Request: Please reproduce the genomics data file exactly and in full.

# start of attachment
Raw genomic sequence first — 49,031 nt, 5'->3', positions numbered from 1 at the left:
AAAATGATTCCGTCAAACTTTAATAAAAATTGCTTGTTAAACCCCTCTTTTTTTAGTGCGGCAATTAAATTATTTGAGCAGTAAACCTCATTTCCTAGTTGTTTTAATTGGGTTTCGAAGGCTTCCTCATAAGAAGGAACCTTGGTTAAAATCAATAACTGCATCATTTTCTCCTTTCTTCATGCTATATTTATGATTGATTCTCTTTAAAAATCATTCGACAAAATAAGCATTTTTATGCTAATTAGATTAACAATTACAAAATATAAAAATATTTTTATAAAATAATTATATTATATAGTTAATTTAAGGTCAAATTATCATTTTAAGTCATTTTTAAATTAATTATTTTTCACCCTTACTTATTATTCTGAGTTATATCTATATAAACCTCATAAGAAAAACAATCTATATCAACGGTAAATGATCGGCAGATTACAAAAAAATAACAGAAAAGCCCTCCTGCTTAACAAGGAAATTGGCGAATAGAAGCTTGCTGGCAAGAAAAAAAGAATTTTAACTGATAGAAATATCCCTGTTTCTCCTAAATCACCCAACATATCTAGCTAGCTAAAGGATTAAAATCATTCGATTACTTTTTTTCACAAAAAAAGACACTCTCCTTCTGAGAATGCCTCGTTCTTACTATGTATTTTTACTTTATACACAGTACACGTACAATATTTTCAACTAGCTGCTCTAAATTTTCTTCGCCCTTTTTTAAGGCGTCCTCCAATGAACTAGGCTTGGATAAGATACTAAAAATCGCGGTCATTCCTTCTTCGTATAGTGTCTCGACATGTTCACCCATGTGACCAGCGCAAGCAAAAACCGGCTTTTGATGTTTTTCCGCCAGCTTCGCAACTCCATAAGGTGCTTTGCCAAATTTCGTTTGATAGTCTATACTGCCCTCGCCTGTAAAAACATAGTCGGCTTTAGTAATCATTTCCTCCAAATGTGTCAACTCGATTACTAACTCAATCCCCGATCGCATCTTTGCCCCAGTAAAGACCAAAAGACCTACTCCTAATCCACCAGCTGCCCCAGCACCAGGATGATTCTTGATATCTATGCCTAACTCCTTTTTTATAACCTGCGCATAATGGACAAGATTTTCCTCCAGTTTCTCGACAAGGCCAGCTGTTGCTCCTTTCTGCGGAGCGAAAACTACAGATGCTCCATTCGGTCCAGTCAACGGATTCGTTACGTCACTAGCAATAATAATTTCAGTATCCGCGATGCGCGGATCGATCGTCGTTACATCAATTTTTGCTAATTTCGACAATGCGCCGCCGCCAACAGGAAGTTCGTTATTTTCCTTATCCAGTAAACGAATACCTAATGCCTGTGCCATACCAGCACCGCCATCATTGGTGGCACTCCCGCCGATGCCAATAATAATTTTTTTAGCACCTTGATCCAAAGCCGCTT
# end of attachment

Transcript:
Raw genomic sequence first — 49,031 nt, 5'->3', positions numbered from 1 at the left:
AAAATGATTCCGTCAAACTTTAATAAAAATTGCTTGTTAAACCCCTCTTTTTTTAGTGCGGCAATTAAATTATTTGAGCAGTAAACCTCATTTCCTAGTTGTTTTAATTGGGTTTCGAAGGCTTCCTCATAAGAAGGAACCTTGGTTAAAATCAATAACTGCATCATTTTCTCCTTTCTTCATGCTATATTTATGATTGATTCTCTTTAAAAATCATTCGACAAAATAAGCATTTTTATGCTAATTAGATTAACAATTACAAAATATAAAAATATTTTTATAAAATAATTATATTATATAGTTAATTTAAGGTCAAATTATCATTTTAAGTCATTTTTAAATTAATTATTTTTCACCCTTACTTATTATTCTGAGTTATATCTATATAAACCTCATAAGAAAAACAATCTATATCAACGGTAAATGATCGGCAGATTACAAAAAAATAACAGAAAAGCCCTCCTGCTTAACAAGGAAATTGGCGAATAGAAGCTTGCTGGCAAGAAAAAAAGAATTTTAACTGATAGAAATATCCCTGTTTCTCCTAAATCACCCAACATATCTAGCTAGCTAAAGGATTAAAATCATTCGATTACTTTTTTTCACAAAAAAAGACACTCTCCTTCTGAGAATGCCTCGTTCTTACTATGTATTTTTACTTTATACACAGTACACGTACAATATTTTCAACTAGCTGCTCTAAATTTTCTTCGCCCTTTTTTAAGGCGTCCTCCAATGAACTAGGCTTGGATAAGATACTAAAAATCGCGGTCATTCCTTCTTCGTATAGTGTCTCGACATGTTCACCCATGTGACCAGCGCAAGCAAAAACCGGCTTTTGATGTTTTTCCGCCAGCTTCGCAACTCCATAAGGTGCTTTGCCAAATTTCGTTTGATAGTCTATACTGCCCTCGCCTGTAAAAACATAGTCGGCTTTAGTAATCATTTCCTCCAAATGTGTCAACTCGATTACTAACTCAATCCCCGATCGCATCTTTGCCCCAGTAAAGACCAAAAGACCTACTCCTAATCCACCAGCTGCCCCAGCACCAGGATGATTCTTGATATCTATGCCTAACTCCTTTTTTATAACCTGCGCATAATGGACAAGATTTTCCTCCAGTTTCTCGACAAGGCCAGCTGTTGCTCCTTTCTGCGGAGCGAAAACTACAGATGCTCCATTCGGTCCAGTCAACGGATTCGTTACGTCACTAGCAATAATAATTTCAGTATCCGCGATGCGCGGATCGATCGTCGTTACATCAATTTTTGCTAATTTCGACAATGCGCCGCCGCCAACAGGAAGTTCGTTATTTTCCTTATCCAGTAAACGAATACCTAATGCCTGTGCCATACCAGCACCGCCATCATTGGTGGCACTCCCGCCGATGCCAATAATAATTTTTTTAGCACCTTGATCCAAAGCCGCTT